Megaptera novaeangliae

humpback whale
Megaptera novaeangliae
Megaptera novaeangliae, Iles Maria, Pacific Ocean, Photo: Graham Edgar
Megaptera novaeangliae
Megaptera novaeangliae, WA, Australia, Photo: Rick Stuart-Smith
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Megaptera novaeangliae
Megaptera novaeangliae


Polar - northern, Polar - southern, Temperate Africa, Temperate Australasia, Temperate South America, Temperate northern Atlantic, Temperate northern Pacific, Tropical Atlantic/Caribbean, Tropical Eastern Pacific, Tropical Indo-Pacific


Broad head with a series of knobs on top, extremely long white flippers, small dorsal fin, tail with scalloped rather than smooth rear edge. Distinctive behaviour with high leaps, often mid-air rolls, then crashing back into the water on back. Feed in Antarctica during spring, summer and autumn months, then migrate to subtropical and tropical grounds for winter calving, a period when they do not feed. Humpback whales communicate using complex songs, which can travel hundreds of kilometres underwater.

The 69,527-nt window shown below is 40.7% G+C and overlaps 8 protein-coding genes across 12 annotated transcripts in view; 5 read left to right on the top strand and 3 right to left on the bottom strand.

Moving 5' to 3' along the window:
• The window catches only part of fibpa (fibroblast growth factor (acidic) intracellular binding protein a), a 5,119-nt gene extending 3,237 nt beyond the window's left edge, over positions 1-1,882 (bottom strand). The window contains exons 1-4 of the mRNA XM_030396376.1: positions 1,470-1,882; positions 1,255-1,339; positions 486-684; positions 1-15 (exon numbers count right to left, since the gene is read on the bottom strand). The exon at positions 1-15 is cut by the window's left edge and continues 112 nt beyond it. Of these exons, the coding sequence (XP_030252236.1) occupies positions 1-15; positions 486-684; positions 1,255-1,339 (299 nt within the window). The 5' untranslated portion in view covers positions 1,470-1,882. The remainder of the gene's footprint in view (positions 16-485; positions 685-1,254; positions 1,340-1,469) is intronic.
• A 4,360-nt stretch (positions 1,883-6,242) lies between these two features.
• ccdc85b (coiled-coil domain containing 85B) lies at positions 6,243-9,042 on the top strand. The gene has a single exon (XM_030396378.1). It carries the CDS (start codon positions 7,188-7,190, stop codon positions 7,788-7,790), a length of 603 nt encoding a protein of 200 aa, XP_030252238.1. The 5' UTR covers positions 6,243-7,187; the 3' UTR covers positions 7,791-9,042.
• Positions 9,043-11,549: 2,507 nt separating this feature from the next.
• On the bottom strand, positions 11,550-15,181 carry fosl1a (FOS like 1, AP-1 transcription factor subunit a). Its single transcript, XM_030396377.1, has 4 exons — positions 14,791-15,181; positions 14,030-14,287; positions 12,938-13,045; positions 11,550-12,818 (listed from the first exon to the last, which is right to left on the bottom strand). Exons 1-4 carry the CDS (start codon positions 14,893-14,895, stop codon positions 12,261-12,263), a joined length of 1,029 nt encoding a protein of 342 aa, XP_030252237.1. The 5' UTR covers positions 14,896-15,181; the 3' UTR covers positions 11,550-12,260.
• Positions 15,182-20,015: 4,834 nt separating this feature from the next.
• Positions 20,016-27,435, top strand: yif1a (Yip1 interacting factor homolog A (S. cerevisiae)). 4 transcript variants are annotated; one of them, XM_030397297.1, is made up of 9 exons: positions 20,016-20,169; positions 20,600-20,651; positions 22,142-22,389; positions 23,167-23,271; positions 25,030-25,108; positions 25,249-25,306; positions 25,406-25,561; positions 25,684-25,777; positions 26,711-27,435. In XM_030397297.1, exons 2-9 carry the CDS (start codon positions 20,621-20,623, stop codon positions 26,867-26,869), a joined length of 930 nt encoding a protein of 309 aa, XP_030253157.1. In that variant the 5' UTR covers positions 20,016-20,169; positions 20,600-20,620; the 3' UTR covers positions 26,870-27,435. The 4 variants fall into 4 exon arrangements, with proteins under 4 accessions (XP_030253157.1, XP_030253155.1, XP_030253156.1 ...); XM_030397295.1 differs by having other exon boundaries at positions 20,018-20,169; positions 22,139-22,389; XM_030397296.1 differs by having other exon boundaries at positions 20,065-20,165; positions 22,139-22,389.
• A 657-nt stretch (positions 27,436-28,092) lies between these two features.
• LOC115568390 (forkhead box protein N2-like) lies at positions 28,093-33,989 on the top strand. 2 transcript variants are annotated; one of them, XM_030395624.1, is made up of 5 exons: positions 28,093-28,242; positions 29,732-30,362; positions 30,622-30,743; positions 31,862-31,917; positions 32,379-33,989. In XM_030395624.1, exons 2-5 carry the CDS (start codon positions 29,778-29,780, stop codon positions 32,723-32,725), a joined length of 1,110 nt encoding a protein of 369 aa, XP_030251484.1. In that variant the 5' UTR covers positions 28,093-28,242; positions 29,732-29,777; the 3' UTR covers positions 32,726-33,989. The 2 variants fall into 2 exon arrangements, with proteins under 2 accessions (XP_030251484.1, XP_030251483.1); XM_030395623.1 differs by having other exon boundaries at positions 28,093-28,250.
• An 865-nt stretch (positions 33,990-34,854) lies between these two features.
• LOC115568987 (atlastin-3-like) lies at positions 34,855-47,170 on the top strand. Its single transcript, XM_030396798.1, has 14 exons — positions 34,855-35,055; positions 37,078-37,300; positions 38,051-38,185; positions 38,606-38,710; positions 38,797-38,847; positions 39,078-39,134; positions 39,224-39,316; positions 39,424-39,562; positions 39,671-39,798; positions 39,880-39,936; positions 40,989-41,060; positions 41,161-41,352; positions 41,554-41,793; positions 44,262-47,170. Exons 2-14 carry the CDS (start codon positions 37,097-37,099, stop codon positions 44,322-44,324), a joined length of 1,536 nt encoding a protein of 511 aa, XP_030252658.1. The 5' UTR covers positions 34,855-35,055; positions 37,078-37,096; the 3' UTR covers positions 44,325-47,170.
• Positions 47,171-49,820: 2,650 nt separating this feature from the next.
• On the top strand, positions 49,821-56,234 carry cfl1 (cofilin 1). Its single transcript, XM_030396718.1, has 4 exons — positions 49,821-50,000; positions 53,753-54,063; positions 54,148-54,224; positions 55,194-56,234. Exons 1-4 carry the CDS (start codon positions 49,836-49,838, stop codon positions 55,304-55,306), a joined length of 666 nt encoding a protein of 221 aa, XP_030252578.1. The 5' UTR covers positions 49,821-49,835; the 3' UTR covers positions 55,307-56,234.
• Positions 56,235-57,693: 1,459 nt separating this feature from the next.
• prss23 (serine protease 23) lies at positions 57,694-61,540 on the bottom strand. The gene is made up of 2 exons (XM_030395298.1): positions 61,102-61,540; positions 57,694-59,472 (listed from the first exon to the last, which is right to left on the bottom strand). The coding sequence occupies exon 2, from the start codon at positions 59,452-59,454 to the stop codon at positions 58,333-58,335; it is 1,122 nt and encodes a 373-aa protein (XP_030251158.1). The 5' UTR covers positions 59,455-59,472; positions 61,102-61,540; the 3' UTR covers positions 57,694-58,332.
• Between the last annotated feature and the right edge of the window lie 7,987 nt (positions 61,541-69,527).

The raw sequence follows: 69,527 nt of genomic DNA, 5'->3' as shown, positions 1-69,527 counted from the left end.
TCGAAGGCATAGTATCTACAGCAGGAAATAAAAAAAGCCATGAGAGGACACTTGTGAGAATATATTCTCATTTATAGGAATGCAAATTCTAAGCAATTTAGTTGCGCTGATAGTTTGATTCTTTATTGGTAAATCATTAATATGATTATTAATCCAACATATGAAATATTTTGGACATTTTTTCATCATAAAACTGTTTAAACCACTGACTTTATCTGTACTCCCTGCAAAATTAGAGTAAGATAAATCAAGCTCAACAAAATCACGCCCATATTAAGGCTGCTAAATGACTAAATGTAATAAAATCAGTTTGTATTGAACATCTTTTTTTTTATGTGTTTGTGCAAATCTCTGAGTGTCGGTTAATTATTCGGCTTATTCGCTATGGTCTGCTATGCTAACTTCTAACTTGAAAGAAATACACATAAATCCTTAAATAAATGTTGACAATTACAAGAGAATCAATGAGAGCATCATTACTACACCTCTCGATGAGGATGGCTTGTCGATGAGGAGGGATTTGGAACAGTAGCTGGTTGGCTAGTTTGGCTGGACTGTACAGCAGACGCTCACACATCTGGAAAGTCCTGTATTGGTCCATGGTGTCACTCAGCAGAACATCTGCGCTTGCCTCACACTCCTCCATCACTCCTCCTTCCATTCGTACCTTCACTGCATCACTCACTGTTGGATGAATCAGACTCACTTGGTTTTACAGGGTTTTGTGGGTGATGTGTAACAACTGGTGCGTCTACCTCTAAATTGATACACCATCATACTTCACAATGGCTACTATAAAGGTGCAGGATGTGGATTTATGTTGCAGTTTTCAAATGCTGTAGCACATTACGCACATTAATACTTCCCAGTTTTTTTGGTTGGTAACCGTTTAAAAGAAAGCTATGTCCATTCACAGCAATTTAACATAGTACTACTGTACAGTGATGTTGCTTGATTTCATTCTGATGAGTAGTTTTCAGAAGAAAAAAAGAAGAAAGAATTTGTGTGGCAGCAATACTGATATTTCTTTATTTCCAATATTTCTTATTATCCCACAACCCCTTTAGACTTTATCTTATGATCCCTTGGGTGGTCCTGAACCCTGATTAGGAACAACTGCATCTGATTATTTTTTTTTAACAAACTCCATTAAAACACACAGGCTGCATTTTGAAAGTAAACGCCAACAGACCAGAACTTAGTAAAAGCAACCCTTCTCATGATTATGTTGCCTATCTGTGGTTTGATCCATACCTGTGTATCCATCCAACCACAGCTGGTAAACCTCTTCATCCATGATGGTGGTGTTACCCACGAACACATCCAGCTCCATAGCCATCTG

Max Size: 1800 cm

Sea Temperature Range: 16.1-28.3°C

Depth: 0-200m

Habitat Generalization Index: N/A

Also referred to as the SGI (Species Generalisation Index), this describes the habitat niche breadth of the species. Species with values less than 15 are found in a relatively narrow range of reef habitat types (specialists), while those over 25 may be found on most hard substrates within their range (generalists). Learn more here.

Conservation and Rarity

IUCN Status: Least Concern

Occurrence: Rare (0.5% of sites)

Occurrence describes how often the species is found on surveys within its distribution. It is calculated as the % of reef sites surveyed by RLS divers across all the ecoregions in which the species has been observed

Abundance: Few (2 per transect)

Abundance is calculated as the average number of individuals recorded per RLS transect, where present.

Edit by: GJ Edgar. 2008. Australian Marine Life. New Holland, Sydney